In this week’s session, our team took a break from enrollment marketing to continue a conversation about teacher retention. Michael Barber spoke with expert Dr. Charlotte Pullins about valuing teachers, giving teachers autonomy, and giving teachers a voice.
Hi everyone, and welcome to our Thursday YouTube live. My name is Michael Barber. Back with our weekly 10-minute session on how we can help school leaders. Today we’re shifting the conversation from enrollment marketing to teacher retention, and we’ve got Dr. Charlotte Pullins with us. For those of you that were on our webinar this past week, we had Dr. Pullins talking about strategies for teacher retention. We decided to welcome her back because we had so many questions from the webinar, so we’ve got Dr. Pullins with us this morning. We’re going to get right into the thick of the conversation related to teacher retention and ask Dr. Pullins. You had a three part framework. I would love if you could just step us through that really quickly as one of your key strategies for teacher retention and just touch on each one of those.
Charlotte Pullins (01:25):
I talked about value, valuing teachers, and I talked about voice and autonomy. When I say value, I mean it’s a simple thing as making sure the teacher feels like they belong, like they’re supported and their psychological needs are being met. Autonomy is such a fickle thing because people think “if I let a teacher go rogue, they won’t teach the standards”, but that’s not what it’s about. It’s really about giving teachers power, the power to be creative. I did give three caveats for administrators of what they should do. If someone’s going to change something, you need to make sure it is researched and that it makes sense for your school.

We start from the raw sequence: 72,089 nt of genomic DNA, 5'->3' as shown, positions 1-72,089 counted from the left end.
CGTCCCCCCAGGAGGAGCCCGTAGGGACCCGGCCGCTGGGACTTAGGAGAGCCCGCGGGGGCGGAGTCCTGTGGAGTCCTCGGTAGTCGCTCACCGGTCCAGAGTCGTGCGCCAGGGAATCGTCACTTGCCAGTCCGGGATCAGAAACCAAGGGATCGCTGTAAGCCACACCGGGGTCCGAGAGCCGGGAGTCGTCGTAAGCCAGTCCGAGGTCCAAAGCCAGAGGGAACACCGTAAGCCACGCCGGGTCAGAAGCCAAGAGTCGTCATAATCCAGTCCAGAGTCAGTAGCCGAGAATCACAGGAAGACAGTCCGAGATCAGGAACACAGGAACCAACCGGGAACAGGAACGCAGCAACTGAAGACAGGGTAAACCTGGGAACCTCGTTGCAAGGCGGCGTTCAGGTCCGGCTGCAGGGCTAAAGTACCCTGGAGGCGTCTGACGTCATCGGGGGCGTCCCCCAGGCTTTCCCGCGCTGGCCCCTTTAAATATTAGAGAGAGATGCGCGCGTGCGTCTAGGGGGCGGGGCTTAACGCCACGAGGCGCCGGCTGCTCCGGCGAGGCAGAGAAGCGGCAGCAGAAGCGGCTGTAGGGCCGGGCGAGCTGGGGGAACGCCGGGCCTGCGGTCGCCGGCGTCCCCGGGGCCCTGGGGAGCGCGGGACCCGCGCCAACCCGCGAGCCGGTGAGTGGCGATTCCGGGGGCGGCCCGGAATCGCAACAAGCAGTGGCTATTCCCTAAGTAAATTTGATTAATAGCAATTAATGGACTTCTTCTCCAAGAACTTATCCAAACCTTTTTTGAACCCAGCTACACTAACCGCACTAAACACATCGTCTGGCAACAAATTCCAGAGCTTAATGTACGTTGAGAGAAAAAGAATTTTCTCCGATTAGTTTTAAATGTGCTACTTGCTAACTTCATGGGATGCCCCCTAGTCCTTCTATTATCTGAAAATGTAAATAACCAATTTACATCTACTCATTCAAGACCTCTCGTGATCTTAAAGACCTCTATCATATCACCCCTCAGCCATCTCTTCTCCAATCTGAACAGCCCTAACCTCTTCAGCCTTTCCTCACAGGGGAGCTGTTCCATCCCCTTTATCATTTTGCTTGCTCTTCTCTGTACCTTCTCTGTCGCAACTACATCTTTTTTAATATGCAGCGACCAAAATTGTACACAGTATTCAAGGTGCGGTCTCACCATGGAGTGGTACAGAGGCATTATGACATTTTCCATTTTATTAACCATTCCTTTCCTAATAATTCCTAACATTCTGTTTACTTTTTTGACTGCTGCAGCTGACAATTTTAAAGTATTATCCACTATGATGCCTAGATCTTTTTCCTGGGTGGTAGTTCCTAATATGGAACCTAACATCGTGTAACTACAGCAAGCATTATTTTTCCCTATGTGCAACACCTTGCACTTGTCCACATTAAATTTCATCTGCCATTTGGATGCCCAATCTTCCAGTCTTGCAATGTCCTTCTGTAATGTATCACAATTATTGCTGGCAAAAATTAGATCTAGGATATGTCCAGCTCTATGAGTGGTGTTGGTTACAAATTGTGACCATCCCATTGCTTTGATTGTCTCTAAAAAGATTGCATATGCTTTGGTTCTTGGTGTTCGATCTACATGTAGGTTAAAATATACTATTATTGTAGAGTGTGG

And then I say give them a voice. One key thing that administrators can do is to allow teachers to lead professional development. Allow them to give their thoughts on the new curriculum. Let them try it out and then get their feedback. People love when you ask them for advice and ask them, “What do you think about this?” Three things I think are some of the key things that school districts or charter schools can do to help their teachers.
Michael B. (02:43):
Appreciate that call back to our conversation on Tuesday. One question, and you’re on the ground. You’re the director of Diversity, Belonging, Inclusion and Equity at Arizona Charter Academy. Tell us some really tactical advice for how you’re helping increase teacher retention at Arizona Charter Academy. Some specific examples.
Charlotte Pullins (03:07):
Well, one thing we do, we focus on social emotional learning of our teachers. We’ve started a whole program, now we have one for students, but we also did it for teachers because we found out after Covid teachers are stressed, teachers are worried, teachers need psychological safety. We started a program where teachers go through modules of learning and then we come back as a group and we discuss, we have small groups within our school and within that, teachers are allowed to express how they feel. Like one we just did on teacher trust. It was what is trust? How do you coordinate trust with students? How do you coordinate trust with colleagues?